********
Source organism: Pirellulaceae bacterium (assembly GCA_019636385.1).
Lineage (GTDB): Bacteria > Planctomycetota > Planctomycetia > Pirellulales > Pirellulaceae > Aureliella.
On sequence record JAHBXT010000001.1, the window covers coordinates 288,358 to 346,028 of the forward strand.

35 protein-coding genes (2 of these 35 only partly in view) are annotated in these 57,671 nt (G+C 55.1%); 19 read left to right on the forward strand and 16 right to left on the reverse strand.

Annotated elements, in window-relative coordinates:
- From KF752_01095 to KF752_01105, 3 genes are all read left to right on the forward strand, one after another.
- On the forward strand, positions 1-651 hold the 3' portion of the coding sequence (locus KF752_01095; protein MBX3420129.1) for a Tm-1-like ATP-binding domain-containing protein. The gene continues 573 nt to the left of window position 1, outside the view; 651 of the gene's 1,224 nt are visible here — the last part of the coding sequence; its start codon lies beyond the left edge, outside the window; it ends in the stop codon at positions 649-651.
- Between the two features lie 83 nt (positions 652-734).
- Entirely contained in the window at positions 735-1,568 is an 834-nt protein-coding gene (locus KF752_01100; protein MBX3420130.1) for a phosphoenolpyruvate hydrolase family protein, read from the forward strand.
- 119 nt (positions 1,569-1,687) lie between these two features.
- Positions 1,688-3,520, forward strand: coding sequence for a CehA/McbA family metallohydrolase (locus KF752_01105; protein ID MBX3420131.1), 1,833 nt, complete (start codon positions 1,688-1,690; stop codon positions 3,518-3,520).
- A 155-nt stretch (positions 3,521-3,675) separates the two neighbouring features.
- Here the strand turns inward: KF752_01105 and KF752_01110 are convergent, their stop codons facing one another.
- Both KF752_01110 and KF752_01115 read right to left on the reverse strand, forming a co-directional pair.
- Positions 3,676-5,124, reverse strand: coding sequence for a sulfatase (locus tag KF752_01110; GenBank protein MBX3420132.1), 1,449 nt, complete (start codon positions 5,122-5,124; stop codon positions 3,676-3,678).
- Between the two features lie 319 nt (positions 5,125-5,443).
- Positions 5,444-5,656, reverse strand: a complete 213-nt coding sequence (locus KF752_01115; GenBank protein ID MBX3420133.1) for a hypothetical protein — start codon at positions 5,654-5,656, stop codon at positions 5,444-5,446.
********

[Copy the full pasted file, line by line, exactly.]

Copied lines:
Source organism: Pirellulaceae bacterium (assembly GCA_019636385.1).
Lineage (GTDB): Bacteria > Planctomycetota > Planctomycetia > Pirellulales > Pirellulaceae > Aureliella.
On sequence record JAHBXT010000001.1, the window covers coordinates 288,358 to 346,028 of the forward strand.

35 protein-coding genes (2 of these 35 only partly in view) are annotated in these 57,671 nt (G+C 55.1%); 19 read left to right on the forward strand and 16 right to left on the reverse strand.

Annotated elements, in window-relative coordinates:
- From KF752_01095 to KF752_01105, 3 genes are all read left to right on the forward strand, one after another.
- On the forward strand, positions 1-651 hold the 3' portion of the coding sequence (locus KF752_01095; protein MBX3420129.1) for a Tm-1-like ATP-binding domain-containing protein. The gene continues 573 nt to the left of window position 1, outside the view; 651 of the gene's 1,224 nt are visible here — the last part of the coding sequence; its start codon lies beyond the left edge, outside the window; it ends in the stop codon at positions 649-651.
- Between the two features lie 83 nt (positions 652-734).
- Entirely contained in the window at positions 735-1,568 is an 834-nt protein-coding gene (locus KF752_01100; protein MBX3420130.1) for a phosphoenolpyruvate hydrolase family protein, read from the forward strand.
- 119 nt (positions 1,569-1,687) lie between these two features.
- Positions 1,688-3,520, forward strand: coding sequence for a CehA/McbA family metallohydrolase (locus KF752_01105; protein ID MBX3420131.1), 1,833 nt, complete (start codon positions 1,688-1,690; stop codon positions 3,518-3,520).
- A 155-nt stretch (positions 3,521-3,675) separates the two neighbouring features.
- Here the strand turns inward: KF752_01105 and KF752_01110 are convergent, their stop codons facing one another.
- Both KF752_01110 and KF752_01115 read right to left on the reverse strand, forming a co-directional pair.
- Positions 3,676-5,124, reverse strand: coding sequence for a sulfatase (locus tag KF752_01110; GenBank protein MBX3420132.1), 1,449 nt, complete (start codon positions 5,122-5,124; stop codon positions 3,676-3,678).
- Between the two features lie 319 nt (positions 5,125-5,443).
- Positions 5,444-5,656, reverse strand: a complete 213-nt coding sequence (locus KF752_01115; GenBank protein ID MBX3420133.1) for a hypothetical protein — start codon at positions 5,654-5,656, stop codon at positions 5,444-5,446.